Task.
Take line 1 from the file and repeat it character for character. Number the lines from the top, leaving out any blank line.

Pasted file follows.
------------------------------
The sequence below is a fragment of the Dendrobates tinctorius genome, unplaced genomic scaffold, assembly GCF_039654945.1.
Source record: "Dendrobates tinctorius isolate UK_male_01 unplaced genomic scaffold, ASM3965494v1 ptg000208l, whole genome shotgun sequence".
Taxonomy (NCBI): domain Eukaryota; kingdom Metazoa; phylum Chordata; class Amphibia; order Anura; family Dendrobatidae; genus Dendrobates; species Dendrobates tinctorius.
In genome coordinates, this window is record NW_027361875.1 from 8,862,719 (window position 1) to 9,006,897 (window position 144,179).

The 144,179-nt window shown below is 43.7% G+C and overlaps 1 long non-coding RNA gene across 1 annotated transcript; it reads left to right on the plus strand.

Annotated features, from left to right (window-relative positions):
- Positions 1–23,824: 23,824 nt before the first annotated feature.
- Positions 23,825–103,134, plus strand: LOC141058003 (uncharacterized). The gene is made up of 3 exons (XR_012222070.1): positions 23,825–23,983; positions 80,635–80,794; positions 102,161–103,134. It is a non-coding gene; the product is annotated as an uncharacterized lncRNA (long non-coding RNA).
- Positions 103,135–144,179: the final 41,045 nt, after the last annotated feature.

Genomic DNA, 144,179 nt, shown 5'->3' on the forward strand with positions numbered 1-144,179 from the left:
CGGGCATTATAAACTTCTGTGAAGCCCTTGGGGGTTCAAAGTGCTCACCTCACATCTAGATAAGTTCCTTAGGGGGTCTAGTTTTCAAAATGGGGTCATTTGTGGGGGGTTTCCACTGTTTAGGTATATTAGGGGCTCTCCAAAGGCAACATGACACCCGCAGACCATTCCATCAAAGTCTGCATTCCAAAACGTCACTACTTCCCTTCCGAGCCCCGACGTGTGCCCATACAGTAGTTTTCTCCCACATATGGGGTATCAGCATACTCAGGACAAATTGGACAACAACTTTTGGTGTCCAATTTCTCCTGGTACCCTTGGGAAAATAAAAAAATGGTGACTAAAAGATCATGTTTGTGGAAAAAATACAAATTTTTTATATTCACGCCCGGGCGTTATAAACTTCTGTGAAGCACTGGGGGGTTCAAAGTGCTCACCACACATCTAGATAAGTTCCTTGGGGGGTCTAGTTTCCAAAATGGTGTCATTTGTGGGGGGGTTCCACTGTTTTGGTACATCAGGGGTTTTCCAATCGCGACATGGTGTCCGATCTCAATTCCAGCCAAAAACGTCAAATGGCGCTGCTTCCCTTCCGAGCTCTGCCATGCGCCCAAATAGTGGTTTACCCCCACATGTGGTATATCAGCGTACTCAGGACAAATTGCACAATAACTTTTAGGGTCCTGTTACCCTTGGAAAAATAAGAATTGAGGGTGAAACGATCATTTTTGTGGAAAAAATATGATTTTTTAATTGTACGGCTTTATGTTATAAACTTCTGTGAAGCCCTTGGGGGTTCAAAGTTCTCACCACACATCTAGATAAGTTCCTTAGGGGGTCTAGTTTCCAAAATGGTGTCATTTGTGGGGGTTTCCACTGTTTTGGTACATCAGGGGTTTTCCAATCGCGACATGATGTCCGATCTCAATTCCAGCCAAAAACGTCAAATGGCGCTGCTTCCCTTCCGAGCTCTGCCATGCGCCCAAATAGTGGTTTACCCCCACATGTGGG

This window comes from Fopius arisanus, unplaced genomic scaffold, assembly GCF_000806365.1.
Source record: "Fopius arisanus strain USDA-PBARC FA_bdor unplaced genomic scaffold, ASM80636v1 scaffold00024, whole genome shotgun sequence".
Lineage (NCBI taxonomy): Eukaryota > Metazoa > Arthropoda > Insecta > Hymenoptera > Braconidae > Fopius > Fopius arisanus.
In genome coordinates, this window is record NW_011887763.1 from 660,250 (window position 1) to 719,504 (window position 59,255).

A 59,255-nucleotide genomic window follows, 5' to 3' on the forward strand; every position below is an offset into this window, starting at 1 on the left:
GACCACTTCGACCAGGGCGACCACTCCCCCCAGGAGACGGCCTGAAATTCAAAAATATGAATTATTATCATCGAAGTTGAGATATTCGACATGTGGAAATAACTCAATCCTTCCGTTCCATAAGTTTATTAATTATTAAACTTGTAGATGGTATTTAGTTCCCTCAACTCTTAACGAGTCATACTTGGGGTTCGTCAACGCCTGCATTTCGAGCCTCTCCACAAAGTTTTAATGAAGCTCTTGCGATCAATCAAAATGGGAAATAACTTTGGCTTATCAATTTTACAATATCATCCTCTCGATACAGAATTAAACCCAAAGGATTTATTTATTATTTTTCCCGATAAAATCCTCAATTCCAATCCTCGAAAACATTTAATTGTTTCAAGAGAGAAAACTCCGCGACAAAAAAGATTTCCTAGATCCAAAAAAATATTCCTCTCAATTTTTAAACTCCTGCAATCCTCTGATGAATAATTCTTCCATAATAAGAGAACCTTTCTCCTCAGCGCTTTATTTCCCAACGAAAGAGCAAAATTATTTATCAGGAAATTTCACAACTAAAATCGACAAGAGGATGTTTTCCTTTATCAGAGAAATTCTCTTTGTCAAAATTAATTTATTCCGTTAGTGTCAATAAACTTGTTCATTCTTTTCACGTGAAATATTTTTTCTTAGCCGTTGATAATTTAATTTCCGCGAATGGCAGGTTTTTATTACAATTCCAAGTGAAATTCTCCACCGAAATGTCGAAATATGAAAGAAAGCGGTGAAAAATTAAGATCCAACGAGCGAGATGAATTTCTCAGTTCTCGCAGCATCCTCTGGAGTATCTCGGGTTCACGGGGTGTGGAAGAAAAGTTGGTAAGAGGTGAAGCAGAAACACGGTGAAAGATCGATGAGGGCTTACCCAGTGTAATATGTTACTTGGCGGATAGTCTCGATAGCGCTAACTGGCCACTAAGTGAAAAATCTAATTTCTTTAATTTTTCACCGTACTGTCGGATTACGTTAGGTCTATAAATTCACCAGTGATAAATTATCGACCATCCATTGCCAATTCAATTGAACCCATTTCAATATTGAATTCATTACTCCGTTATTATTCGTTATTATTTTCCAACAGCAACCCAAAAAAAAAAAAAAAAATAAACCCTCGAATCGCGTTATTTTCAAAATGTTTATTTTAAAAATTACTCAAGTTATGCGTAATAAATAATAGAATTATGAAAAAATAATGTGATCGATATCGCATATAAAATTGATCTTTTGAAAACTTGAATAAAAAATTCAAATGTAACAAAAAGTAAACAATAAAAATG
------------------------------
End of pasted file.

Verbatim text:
The sequence below is a fragment of the Dendrobates tinctorius genome, unplaced genomic scaffold, assembly GCF_039654945.1.